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We report our experience with an emergency room (ER) shutdown related to an accidental exposure to a patient with coronavirus disease 2019 (COVID-19) who had not been isolated.
A 635-bed, tertiary-care hospital in Daegu, South Korea.
To prevent nosocomial transmission of the disease, we subsequently isolated patients with suspected symptoms, relevant radiographic findings, or epidemiology. Severe acute respiratory coronavirus 2 (SARS-CoV-2) reverse-transcriptase polymerase chain reaction assays (RT-PCR) were performed for most patients requiring hospitalization. A universal mask policy and comprehensive use of personal protective equipment (PPE) were implemented. We analyzed effects of these interventions.
From the pre-shutdown period (February 10–25, 2020) to the post-shutdown period (February 28 to March 16, 2020), the mean hourly turnaround time decreased from 23:31 ±6:43 hours to 9:27 ±3:41 hours (P < .001). As a result, the proportion of the patients tested increased from 5.8% (N=1,037) to 64.6% (N=690) (P < .001) and the average number of tests per day increased from 3.8±4.3 to 24.7±5.0 (P < .001). All 23 patients with COVID-19 in the post-shutdown period were isolated in the ER without any problematic accidental exposure or nosocomial transmission. After the shutdown, several metrics increased. The median duration of stay in the ER among hospitalized patients increased from 4:30 hours (interquartile range [IQR], 2:17–9:48) to 14:33 hours (IQR, 6:55–24:50) (P < .001). Rates of intensive care unit admissions increased from 1.4% to 2.9% (P = .023), and mortality increased from 0.9% to 3.0% (P = .001).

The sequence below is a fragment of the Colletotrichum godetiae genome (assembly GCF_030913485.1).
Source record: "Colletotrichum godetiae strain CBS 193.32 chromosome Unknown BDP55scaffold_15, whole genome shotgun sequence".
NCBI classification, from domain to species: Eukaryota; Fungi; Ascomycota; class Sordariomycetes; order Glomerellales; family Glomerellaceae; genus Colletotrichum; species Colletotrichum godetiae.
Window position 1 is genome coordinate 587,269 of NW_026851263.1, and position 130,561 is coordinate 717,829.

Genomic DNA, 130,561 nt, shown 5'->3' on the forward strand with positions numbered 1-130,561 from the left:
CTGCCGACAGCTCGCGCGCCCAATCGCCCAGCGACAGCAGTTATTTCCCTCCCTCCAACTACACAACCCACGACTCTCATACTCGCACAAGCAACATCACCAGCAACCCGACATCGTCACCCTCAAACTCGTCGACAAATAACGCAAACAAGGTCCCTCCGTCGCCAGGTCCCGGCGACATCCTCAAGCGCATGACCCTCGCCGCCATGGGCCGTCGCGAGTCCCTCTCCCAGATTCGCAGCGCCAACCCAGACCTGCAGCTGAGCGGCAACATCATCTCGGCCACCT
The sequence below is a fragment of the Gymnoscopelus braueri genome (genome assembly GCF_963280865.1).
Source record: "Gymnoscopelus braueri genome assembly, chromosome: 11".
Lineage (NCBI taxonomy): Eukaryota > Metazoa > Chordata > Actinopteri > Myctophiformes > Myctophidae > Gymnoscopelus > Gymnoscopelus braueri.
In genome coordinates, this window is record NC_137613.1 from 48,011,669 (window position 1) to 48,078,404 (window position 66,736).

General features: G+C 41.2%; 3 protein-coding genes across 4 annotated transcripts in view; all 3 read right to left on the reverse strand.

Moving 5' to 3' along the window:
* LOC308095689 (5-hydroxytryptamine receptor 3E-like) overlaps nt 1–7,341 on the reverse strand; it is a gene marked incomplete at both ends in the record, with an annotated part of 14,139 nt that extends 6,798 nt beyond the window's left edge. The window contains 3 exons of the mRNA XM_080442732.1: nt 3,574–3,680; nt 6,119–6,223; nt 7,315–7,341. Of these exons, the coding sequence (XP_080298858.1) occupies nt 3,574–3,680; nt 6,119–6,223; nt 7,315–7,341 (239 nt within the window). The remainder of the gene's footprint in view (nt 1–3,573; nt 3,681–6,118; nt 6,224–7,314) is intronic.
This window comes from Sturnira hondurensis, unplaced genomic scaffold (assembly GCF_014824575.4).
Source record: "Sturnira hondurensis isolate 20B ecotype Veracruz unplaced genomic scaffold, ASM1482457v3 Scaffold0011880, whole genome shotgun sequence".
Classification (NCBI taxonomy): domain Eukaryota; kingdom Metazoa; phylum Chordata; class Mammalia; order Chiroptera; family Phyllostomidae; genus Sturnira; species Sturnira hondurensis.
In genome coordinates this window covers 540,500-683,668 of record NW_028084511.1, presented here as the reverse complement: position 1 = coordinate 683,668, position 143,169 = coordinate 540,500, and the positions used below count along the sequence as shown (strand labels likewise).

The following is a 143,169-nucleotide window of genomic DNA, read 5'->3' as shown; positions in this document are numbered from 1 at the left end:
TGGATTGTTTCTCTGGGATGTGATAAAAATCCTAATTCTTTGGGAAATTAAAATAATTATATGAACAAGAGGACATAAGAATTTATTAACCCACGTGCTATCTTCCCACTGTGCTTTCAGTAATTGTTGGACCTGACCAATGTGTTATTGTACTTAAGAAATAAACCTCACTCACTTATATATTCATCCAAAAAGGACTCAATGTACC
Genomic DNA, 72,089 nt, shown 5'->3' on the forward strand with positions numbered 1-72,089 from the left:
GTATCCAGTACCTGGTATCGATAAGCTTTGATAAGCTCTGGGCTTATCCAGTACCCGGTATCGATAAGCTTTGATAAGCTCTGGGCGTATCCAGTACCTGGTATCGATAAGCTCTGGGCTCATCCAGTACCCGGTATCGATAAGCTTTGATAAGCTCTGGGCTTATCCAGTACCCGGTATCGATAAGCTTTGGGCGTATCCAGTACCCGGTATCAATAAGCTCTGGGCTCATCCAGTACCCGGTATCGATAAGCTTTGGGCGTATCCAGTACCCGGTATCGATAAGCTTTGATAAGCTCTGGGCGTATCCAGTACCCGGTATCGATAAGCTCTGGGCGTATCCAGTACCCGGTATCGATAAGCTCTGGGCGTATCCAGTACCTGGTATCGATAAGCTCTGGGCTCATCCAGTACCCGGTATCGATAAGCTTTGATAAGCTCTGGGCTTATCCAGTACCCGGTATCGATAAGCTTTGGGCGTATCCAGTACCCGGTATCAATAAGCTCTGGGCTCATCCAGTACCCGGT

Problematic accidental exposure and nosocomial transmission of COVID-19 can be successfully prevented through active isolation and surveillance policies and comprehensive PPE use despite longer ER stays and the presence of more severely ill patients during a severe COVID-19 outbreak.
This article considers whether social organizations (SOs) in China have acquired more autonomy over time under the socialist market economy. To discern whether SOs are changing under the corporatist system, we use quantitative data analyses of a 2001 to 2004 survey of SOs in China. We find that the later the SOs were founded, the more autonomy they have and die more oriented they are to representing their constituents' interests. The data also verify that the later SOs were formed, the greater their desire for freedom from the party-state. Furthermore, SOs that are more autonomous tend to be more critical of the SO management system, but this holds only for SOs founded before 2000. After 2001, no correlation occurs between autonomy and the expressed desire for more freedom.
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